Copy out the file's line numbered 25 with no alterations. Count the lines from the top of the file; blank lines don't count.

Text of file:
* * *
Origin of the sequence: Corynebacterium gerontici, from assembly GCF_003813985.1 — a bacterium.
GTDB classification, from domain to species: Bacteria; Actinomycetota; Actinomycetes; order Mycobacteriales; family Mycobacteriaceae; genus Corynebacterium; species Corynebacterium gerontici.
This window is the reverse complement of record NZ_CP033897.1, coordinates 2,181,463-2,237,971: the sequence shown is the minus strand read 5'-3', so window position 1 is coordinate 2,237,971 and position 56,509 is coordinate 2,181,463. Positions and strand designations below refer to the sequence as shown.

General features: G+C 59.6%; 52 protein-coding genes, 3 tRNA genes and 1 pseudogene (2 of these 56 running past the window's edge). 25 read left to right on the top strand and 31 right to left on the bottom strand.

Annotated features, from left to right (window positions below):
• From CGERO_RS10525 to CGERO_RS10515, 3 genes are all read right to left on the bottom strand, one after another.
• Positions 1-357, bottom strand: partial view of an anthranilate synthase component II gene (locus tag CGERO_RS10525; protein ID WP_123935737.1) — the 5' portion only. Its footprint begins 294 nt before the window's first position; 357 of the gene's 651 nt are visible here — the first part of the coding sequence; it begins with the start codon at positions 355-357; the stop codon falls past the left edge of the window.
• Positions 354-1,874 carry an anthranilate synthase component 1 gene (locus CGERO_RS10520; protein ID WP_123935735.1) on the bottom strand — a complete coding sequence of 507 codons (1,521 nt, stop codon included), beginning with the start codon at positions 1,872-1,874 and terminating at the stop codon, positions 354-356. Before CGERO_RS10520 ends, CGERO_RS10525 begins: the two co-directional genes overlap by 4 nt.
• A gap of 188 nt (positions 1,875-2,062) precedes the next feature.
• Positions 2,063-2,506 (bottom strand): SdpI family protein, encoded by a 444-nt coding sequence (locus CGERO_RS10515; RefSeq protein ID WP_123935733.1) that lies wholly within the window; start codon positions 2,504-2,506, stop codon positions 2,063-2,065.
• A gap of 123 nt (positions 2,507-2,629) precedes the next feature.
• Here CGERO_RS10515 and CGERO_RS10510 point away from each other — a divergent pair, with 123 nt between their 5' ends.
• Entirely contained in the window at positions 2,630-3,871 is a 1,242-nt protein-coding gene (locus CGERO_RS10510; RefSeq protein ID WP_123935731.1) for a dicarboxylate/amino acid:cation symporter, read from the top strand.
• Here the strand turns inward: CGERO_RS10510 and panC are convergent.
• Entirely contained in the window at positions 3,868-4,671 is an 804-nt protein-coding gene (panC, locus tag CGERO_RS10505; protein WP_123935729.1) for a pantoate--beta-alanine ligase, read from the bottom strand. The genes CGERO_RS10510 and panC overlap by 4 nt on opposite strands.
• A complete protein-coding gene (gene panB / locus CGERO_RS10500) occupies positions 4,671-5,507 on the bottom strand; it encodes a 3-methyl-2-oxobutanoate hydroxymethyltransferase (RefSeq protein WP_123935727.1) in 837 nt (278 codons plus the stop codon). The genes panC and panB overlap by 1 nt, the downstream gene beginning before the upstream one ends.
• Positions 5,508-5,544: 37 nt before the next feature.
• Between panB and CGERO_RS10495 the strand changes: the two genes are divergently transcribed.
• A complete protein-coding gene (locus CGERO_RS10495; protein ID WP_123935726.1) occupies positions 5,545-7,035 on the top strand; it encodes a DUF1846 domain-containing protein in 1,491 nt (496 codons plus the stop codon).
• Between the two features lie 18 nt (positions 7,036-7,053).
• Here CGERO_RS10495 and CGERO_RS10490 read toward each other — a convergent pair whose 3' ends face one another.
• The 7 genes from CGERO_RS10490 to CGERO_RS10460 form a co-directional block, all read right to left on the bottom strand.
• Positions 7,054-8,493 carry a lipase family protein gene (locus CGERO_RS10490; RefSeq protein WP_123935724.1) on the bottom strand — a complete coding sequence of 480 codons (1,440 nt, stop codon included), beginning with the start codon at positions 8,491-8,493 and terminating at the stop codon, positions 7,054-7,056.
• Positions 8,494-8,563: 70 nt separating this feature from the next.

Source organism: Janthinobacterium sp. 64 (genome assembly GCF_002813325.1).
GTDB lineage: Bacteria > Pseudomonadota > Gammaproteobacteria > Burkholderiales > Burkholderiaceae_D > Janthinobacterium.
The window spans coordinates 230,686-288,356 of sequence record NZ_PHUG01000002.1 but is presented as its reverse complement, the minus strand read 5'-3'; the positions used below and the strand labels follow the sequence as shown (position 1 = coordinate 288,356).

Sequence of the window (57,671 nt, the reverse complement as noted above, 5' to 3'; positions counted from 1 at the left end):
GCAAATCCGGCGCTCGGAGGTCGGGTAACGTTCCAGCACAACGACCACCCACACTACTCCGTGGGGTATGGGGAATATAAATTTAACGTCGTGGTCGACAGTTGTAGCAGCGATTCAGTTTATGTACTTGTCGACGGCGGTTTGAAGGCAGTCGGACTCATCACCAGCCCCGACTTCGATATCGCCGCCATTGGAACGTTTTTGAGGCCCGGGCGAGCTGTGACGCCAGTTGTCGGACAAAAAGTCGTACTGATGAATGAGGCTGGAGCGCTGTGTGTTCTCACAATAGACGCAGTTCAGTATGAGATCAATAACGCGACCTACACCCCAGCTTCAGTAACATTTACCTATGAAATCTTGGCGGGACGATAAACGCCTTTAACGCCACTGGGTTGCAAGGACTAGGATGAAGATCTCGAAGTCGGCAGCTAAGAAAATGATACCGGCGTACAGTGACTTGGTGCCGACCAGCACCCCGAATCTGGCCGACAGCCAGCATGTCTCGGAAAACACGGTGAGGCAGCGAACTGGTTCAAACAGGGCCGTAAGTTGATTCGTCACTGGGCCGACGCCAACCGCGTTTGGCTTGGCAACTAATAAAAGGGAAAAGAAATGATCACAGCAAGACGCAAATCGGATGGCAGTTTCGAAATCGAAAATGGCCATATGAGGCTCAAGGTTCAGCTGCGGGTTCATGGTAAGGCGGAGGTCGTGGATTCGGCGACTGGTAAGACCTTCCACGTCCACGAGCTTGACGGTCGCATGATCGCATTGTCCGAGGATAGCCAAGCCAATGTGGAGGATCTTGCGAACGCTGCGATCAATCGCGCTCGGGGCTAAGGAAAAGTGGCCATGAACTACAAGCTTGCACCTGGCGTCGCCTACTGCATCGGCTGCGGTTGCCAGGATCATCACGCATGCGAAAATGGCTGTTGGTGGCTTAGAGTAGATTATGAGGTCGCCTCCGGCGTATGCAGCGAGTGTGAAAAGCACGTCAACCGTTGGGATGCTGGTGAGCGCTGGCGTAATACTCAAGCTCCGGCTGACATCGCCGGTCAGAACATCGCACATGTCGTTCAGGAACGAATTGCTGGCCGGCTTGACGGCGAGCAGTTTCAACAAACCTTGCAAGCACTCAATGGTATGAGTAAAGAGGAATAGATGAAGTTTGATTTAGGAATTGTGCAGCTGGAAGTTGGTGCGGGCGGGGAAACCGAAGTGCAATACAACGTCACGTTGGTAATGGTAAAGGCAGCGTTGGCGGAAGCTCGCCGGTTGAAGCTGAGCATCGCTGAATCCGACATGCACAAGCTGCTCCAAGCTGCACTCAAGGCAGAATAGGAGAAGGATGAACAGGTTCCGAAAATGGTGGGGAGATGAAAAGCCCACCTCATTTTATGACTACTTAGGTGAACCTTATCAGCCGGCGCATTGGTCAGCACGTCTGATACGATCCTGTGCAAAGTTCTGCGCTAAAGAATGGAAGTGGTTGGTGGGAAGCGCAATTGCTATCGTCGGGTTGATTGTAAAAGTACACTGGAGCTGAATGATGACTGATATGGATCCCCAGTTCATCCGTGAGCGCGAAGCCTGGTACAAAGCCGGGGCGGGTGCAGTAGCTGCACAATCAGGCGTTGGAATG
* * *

Source organism: Janthinobacterium sp. 64 (genome assembly GCF_002813325.1).